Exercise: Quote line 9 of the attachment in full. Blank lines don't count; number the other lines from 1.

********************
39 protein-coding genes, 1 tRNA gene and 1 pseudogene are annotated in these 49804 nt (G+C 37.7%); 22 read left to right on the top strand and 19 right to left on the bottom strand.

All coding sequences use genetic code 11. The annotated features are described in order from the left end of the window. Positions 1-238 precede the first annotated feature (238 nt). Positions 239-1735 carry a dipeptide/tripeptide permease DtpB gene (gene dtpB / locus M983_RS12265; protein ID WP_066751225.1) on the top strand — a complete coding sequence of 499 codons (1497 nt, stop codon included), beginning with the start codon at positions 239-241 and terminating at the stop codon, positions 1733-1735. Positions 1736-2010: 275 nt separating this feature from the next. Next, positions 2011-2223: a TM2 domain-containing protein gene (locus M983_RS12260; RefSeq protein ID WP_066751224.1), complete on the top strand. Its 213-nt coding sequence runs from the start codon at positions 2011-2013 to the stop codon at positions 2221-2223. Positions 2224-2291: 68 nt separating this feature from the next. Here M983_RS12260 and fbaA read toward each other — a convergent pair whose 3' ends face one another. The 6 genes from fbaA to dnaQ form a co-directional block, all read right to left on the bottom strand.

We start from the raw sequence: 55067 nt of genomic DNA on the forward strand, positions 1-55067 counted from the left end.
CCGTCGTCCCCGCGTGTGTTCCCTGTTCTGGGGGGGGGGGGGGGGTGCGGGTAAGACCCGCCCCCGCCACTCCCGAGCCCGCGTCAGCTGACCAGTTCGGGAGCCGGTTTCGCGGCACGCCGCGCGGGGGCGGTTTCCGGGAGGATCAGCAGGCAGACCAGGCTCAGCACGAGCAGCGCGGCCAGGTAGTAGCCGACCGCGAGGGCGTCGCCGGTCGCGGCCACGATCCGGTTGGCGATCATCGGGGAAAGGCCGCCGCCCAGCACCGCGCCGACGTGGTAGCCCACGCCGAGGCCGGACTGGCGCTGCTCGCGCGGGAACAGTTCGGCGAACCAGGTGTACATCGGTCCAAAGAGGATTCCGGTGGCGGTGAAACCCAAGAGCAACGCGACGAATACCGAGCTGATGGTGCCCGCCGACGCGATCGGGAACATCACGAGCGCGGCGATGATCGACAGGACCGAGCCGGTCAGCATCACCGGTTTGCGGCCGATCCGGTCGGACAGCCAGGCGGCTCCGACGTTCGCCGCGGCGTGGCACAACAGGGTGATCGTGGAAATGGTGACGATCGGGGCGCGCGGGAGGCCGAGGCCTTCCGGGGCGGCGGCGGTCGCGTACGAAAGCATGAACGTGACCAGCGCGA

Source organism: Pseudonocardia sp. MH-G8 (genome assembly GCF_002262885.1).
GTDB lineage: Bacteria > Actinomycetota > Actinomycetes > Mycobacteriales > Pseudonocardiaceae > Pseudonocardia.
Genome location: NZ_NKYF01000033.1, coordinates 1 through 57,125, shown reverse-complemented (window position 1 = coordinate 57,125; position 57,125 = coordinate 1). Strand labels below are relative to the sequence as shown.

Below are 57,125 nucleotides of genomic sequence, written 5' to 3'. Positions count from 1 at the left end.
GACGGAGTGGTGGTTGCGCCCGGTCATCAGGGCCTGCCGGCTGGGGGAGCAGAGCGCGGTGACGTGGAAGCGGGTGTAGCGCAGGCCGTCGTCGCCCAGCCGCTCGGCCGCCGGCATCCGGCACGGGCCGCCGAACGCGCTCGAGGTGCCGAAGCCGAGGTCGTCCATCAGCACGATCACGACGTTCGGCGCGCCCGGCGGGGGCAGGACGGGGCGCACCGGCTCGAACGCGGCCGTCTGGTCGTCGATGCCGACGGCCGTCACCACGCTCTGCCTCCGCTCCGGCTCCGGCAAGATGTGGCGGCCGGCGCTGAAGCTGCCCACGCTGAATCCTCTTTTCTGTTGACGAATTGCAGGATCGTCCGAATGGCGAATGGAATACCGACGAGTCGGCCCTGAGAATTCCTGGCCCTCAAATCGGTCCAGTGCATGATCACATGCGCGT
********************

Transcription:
GACGGAGTGGTGGTTGCGCCCGGTCATCAGGGCCTGCCGGCTGGGGGAGCAGAGCGCGGTGACGTGGAAGCGGGTGTAGCGCAGGCCGTCGTCGCCCAGCCGCTCGGCCGCCGGCATCCGGCACGGGCCGCCGAACGCGCTCGAGGTGCCGAAGCCGAGGTCGTCCATCAGCACGATCACGACGTTCGGCGCGCCCGGCGGGGGCAGGACGGGGCGCACCGGCTCGAACGCGGCCGTCTGGTCGTCGATGCCGACGGCCGTCACCACGCTCTGCCTCCGCTCCGGCTCCGGCAAGATGTGGCGGCCGGCGCTGAAGCTGCCCACGCTGAATCCTCTTTTCTGTTGACGAATTGCAGGATCGTCCGAATGGCGAATGGAATACCGACGAGTCGGCCCTGAGAATTCCTGGCCCTCAAATCGGTCCAGTGCATGATCACATGCGCGT